RIVERSIDE, Calif. -- Riverside city and county officials are considering how to respond to a state agency's opinion that the city overstepped its authority by limiting ambulance services.
American Medical Response, or AMR, has an exclusive contract for 911 ambulance service in most of Riverside County, including the city of Riverside. Non-emergency medical transportation -- such as trips between a hospital and nursing home -- is an open market in which any company with a permit from the county EMS agency may compete.
Except in the city of Riverside.
For more than 40 years, the city has restricted non-emergency, or "retail," ambulance companies by requiring them to apply for franchise agreements.
To get a franchise agreement, an ambulance provider must have the proper insurance and certifications, and it must convince Riverside officials there is a need for its services and that the competition won't financially harm any existing providers. Several companies have applied in recent years, but the only company to be granted a city permit is AMR.
That has some would-be competitors questioning the city's rules. The issue prompted Corona-based Mission Ambulance, which was denied a city permit in October, to seek an opinion from the state Emergency Medical Services Authority, an agency that oversees county plans for emergency medical service.
In a Jan. 25 letter to Mission, EMSA Director Howard Backer wrote that the state's existing health and safety code sections on ambulance service negated older rules that let cities restrict service if they didn't believe there was a public need.
"The justification for 'need and necessity' cannot be used by the city of Riverside to limit the provision of ambulance services," Backer wrote.
With most of the permit applications Riverside has rejected, the city concluded the applicants failed to show a need for more ambulance service.
Backer also pointed out that Riverside County's state-approved plan for emergency medical services doesn't create exclusive operating areas for non-emergency transports, so "any qualified provider must be allowed to provide ambulance services at that level."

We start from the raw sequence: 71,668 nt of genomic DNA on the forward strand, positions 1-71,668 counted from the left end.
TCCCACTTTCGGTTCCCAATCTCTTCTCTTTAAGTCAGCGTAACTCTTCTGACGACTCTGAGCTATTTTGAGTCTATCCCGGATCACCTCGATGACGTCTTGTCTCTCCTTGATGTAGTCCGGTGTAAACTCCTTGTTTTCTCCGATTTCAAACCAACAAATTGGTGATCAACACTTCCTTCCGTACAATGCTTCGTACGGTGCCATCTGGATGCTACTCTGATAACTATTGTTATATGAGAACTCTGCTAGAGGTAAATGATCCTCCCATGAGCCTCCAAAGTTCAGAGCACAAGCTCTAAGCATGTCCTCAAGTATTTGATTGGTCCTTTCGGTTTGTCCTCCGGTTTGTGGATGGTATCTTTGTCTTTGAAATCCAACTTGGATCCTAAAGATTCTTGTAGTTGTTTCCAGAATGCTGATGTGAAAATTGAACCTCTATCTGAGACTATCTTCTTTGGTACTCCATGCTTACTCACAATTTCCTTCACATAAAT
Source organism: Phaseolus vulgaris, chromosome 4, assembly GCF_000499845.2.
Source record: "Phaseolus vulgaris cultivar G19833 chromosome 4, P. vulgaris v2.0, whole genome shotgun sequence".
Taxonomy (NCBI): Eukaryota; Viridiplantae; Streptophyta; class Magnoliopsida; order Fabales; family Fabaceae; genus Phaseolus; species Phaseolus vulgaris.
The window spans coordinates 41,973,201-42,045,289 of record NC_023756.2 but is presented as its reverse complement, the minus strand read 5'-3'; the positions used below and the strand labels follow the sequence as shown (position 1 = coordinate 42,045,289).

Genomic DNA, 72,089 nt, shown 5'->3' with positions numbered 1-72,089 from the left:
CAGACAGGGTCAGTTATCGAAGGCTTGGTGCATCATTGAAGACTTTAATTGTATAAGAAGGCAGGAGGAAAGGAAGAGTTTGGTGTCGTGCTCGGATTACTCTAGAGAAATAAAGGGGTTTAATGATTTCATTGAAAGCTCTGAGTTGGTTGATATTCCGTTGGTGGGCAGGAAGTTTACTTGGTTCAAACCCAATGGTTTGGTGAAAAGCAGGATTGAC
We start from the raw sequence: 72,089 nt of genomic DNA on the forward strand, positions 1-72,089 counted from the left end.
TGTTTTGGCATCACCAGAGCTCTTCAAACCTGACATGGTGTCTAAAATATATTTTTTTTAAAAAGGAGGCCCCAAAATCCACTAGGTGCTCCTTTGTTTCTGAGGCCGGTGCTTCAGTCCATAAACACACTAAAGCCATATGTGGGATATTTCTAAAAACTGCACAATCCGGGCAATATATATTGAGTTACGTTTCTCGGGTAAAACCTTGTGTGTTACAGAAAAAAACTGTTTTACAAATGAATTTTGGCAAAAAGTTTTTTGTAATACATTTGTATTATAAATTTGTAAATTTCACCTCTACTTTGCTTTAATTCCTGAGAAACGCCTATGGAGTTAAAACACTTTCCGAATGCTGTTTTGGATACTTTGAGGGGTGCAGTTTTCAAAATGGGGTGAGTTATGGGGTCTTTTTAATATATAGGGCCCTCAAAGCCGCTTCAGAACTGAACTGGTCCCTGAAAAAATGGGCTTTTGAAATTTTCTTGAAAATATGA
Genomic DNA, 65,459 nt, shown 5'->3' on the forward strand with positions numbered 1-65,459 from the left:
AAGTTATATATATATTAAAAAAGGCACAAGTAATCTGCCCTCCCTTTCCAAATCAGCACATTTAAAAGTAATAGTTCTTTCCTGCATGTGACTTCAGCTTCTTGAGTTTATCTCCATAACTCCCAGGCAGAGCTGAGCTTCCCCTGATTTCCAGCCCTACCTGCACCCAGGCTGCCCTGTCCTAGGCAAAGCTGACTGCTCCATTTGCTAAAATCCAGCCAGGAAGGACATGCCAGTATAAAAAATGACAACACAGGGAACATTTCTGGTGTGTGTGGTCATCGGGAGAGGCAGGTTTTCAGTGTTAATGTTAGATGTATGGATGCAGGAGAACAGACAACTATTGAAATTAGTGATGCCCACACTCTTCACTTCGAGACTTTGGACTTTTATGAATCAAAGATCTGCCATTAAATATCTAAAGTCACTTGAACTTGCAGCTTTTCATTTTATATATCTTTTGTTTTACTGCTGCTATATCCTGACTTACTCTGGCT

Riverside City Attorney Greg Priamos has previously disagreed with EMSA officials' assessment that the city has no authority to limit ambulance service. Regarding Backer's recent letter, Priamos on Friday would only say the city has received it and is considering its response.
Officials from Mission Ambulance and Symons Ambulance said they think Backer's comments were quite clear that Riverside doesn't have the authority to keep them out. Symons had applied for a city permit under a different name and was rejected.
"This was our argument from the very beginning and (Backer's letter) absolutely supports it," Mission Chief Operating Officer Rick Hartsock said.
Symons Medical Director Jeff Grange agreed, saying, "We believe we could legally go in and (provide service) today," but the threat of litigation from either the city or a much larger company like AMR is a major concern for smaller companies like his.
"Even though you would probably prevail (in court), it would cost you a fortune and potentially put you out of business," Grange said.
AMR is one of the nation's biggest ambulance companies, operating in 38 states. Critics of Riverside's rules have suggested a contract under which AMR pays about $1.4 million a year to fund the city's paramedic program is tantamount to a kickback for remaining the exclusive non-emergency provider, but city officials have maintained the contract has to do with emergency response times and is unconnected to retail ambulance service.
Despite Backer's comments, EMSA is not expected to get involved in the issue because it has no enforcement power. But Backer did recommend that the Riverside County Emergency Medical Services Agency "address the legitimate concerns" raised by Mission Ambulance.
Bruce Barton, director of the Riverside County Emergency Medical Services Agency, said he plans to meet with Mission Ambulance officials. He declined to respond to Backer's letter other than to say, "That's a legal question and that's why we referred the letter to county counsel."
Hartsock said he's waiting to see what happens at the county meeting before determining the next step, but Grange has low expectations that things will change.
If EMSA can't enforce its position and Riverside County officials won't, "What do you do? You can't go pick a fight that the agencies that are supposed to regulate it won't support you," Grange said.